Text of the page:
For whatever reason, I believe women are different than men in the guilt we put on ourselves. That guilt hasn’t left me in that I feel sometimes like I’m not working hard enough or long enough hours and at the same time I’m not giving 100% of my undivided attention to my son when I’m with him. I’m not sure men feel guilt in the same way.
It is a balancing act, but I have also built a company in which we value family time and personal time. In the food industry which is notorious for strenuous long hours, my staff all have a very well balanced work/time off and I believe that’s important. Especially in that we’re a woman run business. My executive chef just had a baby and is on maternity leave now so it will be the second high-level position in that we balance new motherhood with being a poppy’s boss lady.
What advantages do you think being a woman can bring to a career in the food industry?
I had only worked for male owned/run food companies before starting Poppy’s. It was all that I knew. There is absolutely something different about the way we run Poppy’s with all women. Aesthetically I believe our food looks like it had the touch of a woman who created it. There is a love and care that goes into all aspects of our company from the food to the sales and the customer service.
I took a leadership quiz recently and found that I’m a boss that makes decisions based on my employees personal lives not just the business. Sometimes women are looked down upon for bringing too much emotion into the workplace but for me finding a balance between the two has brought such a solid group of amazing, talented women and men that work together for Poppy’s. My executive team has been working together for almost six years now and while I didn’t set out to own a women run business I think it is the absolute greatest gift we have.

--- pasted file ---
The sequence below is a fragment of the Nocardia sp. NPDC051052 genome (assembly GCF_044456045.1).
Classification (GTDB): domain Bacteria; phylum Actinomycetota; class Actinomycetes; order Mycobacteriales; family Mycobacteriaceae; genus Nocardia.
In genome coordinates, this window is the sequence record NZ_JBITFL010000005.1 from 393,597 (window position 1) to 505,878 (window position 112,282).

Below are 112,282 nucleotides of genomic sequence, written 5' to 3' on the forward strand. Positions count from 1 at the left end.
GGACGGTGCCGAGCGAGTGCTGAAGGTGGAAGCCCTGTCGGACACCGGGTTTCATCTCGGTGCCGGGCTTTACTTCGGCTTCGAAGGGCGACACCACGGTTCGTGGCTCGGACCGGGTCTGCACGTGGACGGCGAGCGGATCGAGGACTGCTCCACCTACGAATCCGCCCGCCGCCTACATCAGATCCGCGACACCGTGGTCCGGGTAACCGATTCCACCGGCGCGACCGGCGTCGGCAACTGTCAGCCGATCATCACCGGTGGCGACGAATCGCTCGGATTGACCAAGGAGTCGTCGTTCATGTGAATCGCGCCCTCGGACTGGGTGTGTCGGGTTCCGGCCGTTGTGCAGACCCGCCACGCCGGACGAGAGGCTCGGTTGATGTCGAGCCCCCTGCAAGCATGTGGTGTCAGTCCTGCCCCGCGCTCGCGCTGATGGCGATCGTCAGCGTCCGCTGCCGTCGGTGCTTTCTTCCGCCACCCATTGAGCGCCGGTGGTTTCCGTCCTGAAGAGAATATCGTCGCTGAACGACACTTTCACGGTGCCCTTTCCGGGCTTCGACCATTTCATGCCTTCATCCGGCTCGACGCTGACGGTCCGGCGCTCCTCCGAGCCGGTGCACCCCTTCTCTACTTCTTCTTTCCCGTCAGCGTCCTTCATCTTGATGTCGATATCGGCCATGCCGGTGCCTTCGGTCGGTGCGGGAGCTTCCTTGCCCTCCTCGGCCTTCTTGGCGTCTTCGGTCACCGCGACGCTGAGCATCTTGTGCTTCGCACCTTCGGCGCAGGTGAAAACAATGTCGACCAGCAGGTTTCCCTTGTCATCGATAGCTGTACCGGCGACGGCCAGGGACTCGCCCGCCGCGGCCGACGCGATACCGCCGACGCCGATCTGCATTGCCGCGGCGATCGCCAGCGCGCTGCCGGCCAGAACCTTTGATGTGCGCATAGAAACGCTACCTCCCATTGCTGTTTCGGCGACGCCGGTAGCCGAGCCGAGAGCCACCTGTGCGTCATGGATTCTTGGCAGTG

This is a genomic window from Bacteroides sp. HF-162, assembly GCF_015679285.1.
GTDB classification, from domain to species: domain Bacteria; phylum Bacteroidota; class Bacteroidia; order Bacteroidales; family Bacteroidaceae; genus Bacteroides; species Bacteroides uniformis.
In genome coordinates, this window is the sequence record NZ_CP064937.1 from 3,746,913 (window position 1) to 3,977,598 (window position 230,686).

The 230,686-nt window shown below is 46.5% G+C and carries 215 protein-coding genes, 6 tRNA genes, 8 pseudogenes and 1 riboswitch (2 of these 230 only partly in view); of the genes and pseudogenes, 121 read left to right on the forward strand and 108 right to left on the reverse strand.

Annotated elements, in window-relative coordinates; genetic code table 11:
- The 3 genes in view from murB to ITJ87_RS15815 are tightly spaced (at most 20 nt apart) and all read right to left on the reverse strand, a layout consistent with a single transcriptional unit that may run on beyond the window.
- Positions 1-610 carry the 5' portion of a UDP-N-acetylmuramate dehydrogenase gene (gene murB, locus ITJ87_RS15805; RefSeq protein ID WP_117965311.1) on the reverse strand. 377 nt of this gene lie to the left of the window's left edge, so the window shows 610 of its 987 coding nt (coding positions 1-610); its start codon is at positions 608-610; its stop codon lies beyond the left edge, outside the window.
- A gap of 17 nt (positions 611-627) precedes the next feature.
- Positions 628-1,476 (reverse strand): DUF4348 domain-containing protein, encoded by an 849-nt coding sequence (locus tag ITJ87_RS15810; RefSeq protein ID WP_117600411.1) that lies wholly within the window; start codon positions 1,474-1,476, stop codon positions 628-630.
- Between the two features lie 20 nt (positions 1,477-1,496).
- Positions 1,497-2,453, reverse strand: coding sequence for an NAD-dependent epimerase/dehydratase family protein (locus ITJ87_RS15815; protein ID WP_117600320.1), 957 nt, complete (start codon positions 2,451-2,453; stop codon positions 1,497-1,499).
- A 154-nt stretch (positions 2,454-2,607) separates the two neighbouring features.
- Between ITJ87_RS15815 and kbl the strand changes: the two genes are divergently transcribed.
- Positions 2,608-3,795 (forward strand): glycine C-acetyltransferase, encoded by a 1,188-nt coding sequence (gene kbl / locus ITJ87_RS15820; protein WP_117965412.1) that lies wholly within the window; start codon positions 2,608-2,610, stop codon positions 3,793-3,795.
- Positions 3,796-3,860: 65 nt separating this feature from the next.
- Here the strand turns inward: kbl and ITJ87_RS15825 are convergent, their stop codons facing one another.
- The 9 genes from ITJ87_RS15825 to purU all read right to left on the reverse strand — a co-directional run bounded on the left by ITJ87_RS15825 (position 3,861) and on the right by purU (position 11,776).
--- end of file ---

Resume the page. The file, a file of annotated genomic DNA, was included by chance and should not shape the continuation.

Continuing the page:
Do you have any mentors, idols or role models you admire?
As I mentioned above, my first mentor and force that drove me to open Poppy’s was Kimbal Musk. He is now one of the leading voices in the Real Food movement and I will forever be grateful that taking a college job as a hostess at his restaurant would lead me to where I am today.
As for other role models that I admire, there’s not one in particular. In business, I’m very fortunate to be a part of two female entrepreneur groups- Hey Mama + Creative Collective. Within those two groups I have met and learned from so many talented, smart, ambitious women who run their own businesses as well. I get inspired to grow or learn from their mistakes and feel so fortunate to be involved with them.
And personally, I always look to my family and friends as mentors/role models as many of us are navigating our way through these new bleary-eyed, challenging and oh-so-rewarding years as new parents.
The Poppy's Team in the Simone Jeans
What about style icons?
Luckily my parents raised my sister and I with pretty classic styles. They taught us well and while we never veered to strong trends we were a family that knew how to add a little flair to a classic look and value well made clothes. If I named some icons they would be Ali MacGraw, Jane Birken, Lauren Hutton + Carolyn Bessette-Kenedy.
These days I’m loving...
Food - BLT's
Clothes - my new Loup overalls, duh!
Movies/TV - Handmaid’s Tale
Books - Shit, haven’t read one of those in awhile
Beauty - My new Tata + Harper face wash
“Me time” activity - The Class by Taryn Toomey